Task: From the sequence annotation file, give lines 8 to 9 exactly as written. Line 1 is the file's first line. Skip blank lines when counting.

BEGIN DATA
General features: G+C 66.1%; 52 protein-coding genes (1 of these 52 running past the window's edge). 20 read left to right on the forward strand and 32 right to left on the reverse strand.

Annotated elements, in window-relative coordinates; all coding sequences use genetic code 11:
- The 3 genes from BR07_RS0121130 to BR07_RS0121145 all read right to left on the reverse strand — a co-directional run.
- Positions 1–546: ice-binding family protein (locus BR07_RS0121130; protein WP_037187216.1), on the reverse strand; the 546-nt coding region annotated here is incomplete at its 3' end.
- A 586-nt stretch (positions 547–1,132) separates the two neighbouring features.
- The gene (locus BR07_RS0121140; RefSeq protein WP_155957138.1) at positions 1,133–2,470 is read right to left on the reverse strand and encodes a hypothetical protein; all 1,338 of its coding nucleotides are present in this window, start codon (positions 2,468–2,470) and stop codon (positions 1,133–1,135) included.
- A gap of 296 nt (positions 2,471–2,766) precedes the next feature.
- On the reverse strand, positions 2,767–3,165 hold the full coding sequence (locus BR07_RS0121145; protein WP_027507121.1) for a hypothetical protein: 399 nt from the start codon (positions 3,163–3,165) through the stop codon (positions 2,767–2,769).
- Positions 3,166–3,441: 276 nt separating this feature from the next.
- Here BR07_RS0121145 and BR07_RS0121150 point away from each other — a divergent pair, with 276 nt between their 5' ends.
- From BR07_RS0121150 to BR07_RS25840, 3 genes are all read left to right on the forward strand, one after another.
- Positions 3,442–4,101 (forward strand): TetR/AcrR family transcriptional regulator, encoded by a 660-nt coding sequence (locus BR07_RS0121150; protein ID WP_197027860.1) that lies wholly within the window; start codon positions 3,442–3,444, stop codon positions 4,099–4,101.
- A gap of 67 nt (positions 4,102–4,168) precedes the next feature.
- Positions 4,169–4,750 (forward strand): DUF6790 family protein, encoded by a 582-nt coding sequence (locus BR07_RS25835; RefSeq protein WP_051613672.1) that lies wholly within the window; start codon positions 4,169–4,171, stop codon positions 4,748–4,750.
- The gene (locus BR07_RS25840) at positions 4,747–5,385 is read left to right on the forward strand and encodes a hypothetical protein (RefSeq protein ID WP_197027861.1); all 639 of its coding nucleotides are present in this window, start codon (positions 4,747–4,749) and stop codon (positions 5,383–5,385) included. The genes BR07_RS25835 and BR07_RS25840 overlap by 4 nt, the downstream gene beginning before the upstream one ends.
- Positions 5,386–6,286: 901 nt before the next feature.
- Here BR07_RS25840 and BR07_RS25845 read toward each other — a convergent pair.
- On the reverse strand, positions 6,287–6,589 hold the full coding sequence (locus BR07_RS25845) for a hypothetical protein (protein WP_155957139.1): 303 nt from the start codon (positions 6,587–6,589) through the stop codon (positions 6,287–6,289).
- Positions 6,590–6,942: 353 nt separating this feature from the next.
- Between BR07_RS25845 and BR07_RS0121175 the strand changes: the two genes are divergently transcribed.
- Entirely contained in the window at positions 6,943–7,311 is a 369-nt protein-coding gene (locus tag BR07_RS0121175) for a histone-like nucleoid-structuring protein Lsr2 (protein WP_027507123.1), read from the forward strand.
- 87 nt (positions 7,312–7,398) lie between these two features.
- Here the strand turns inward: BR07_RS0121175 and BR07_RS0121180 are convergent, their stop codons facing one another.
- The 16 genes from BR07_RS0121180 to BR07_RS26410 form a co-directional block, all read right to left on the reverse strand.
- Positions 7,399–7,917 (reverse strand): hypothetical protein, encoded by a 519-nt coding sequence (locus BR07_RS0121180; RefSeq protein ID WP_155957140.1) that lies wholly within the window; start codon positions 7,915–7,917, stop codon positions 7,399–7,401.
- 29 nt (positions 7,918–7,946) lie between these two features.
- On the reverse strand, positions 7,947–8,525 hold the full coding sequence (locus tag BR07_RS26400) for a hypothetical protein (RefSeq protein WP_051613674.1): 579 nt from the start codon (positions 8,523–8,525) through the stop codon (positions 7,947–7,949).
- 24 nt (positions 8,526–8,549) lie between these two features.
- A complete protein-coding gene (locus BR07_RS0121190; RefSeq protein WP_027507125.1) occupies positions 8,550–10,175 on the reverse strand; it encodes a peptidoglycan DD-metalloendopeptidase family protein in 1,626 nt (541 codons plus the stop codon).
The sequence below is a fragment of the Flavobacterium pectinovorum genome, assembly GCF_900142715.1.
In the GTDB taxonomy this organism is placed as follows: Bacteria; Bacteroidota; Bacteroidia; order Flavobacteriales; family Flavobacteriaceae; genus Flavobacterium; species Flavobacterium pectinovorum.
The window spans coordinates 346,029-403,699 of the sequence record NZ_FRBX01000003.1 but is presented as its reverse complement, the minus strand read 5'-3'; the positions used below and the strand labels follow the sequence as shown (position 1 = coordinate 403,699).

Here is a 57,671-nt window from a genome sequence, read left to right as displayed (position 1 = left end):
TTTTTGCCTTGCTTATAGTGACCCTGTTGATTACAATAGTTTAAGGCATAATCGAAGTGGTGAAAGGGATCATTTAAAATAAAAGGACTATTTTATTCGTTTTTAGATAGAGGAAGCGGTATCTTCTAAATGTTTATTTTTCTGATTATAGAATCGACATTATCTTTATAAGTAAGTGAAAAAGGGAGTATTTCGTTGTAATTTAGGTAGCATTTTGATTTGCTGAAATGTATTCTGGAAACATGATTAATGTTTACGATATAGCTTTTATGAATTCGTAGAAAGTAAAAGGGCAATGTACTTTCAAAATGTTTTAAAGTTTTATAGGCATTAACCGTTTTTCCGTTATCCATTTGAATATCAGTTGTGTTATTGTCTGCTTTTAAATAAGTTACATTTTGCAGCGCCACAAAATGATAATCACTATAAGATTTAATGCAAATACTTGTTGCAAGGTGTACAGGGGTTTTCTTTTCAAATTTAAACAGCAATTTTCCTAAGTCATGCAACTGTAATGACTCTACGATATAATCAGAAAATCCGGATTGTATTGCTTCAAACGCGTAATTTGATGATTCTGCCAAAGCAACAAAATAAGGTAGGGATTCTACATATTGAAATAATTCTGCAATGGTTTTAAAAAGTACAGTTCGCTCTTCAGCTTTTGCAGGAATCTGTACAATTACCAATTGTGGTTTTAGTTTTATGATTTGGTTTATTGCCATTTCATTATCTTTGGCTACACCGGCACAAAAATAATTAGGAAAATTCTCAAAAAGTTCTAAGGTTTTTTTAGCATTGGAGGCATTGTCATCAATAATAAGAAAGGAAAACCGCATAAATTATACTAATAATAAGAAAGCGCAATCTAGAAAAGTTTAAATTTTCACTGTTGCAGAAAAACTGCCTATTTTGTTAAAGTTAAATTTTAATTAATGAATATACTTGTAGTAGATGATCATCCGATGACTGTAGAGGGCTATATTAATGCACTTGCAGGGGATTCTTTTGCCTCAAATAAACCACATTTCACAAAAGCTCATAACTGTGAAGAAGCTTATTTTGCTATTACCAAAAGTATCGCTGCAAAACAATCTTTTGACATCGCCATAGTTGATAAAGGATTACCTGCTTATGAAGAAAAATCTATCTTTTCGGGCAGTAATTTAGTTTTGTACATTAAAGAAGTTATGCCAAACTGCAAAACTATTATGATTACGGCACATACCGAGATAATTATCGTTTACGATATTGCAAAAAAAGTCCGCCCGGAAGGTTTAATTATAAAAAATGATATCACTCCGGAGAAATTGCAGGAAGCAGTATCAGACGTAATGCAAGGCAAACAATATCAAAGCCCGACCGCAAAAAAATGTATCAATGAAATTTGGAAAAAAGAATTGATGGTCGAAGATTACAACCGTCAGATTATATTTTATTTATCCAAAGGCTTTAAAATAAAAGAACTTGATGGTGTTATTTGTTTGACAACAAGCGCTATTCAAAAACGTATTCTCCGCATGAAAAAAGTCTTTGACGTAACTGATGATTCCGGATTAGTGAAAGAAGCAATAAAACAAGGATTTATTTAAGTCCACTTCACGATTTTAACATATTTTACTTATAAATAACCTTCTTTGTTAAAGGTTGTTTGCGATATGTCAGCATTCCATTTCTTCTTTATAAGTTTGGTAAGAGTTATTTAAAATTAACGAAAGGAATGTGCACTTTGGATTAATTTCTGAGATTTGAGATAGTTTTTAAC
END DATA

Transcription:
- On the reverse strand, positions 2,767–3,165 hold the full coding sequence (locus BR07_RS0121145; protein WP_027507121.1) for a hypothetical protein: 399 nt from the start codon (positions 3,163–3,165) through the stop codon (positions 2,767–2,769).
- Positions 3,166–3,441: 276 nt separating this feature from the next.